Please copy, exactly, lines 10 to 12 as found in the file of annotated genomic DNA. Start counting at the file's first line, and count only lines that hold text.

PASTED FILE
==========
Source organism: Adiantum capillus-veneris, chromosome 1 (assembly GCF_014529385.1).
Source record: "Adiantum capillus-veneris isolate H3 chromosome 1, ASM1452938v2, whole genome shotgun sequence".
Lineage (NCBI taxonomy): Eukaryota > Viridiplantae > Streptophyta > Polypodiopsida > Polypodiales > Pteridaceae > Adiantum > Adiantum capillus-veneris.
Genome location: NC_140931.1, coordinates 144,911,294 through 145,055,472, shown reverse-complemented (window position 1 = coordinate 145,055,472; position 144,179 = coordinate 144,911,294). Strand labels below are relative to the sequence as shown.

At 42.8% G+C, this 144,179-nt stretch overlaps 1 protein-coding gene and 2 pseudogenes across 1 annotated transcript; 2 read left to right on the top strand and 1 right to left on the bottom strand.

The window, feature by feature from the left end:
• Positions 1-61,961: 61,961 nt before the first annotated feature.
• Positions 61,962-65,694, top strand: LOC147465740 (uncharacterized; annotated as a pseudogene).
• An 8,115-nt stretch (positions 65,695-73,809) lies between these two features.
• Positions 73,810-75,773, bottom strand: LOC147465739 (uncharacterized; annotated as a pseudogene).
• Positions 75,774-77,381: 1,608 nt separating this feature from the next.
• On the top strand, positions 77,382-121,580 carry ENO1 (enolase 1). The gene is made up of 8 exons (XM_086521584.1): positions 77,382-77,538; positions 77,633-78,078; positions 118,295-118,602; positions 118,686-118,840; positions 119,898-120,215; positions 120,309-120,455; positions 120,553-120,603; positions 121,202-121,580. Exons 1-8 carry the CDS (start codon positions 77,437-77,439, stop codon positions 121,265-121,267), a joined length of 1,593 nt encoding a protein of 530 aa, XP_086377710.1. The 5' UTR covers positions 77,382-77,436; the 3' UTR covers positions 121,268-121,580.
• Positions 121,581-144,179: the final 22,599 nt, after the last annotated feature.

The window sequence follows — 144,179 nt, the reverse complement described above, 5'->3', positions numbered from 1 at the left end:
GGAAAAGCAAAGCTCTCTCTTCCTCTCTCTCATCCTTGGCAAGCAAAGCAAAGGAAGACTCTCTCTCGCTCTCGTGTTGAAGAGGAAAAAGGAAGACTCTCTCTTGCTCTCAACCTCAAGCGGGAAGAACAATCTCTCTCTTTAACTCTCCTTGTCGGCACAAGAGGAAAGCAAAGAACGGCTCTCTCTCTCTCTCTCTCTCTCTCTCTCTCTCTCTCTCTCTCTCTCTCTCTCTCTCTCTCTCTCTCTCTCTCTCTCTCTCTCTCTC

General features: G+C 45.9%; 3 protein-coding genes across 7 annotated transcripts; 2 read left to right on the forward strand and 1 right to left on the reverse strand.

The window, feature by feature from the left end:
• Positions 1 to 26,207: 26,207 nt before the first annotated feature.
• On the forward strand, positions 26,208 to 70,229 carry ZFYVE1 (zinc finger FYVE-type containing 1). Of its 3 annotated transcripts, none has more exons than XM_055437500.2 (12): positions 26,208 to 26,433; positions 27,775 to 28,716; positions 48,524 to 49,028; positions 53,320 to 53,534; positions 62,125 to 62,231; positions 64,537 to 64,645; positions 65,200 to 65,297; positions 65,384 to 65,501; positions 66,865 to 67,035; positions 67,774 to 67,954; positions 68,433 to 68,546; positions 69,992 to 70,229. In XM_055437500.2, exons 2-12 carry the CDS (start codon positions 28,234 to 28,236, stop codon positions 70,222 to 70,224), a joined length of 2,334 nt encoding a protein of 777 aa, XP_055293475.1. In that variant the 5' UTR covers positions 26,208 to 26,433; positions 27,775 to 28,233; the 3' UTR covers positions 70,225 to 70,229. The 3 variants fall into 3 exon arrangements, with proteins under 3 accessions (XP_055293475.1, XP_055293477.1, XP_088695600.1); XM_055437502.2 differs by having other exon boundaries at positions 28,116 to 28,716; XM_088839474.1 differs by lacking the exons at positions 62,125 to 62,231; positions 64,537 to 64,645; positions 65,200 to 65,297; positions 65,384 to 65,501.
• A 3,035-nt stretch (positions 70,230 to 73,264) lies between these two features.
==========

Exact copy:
• Positions 73,810-75,773, bottom strand: LOC147465739 (uncharacterized; annotated as a pseudogene).
• Positions 75,774-77,381: 1,608 nt separating this feature from the next.
• On the top strand, positions 77,382-121,580 carry ENO1 (enolase 1). The gene is made up of 8 exons (XM_086521584.1): positions 77,382-77,538; positions 77,633-78,078; positions 118,295-118,602; positions 118,686-118,840; positions 119,898-120,215; positions 120,309-120,455; positions 120,553-120,603; positions 121,202-121,580. Exons 1-8 carry the CDS (start codon positions 77,437-77,439, stop codon positions 121,265-121,267), a joined length of 1,593 nt encoding a protein of 530 aa, XP_086377710.1. The 5' UTR covers positions 77,382-77,436; the 3' UTR covers positions 121,268-121,580.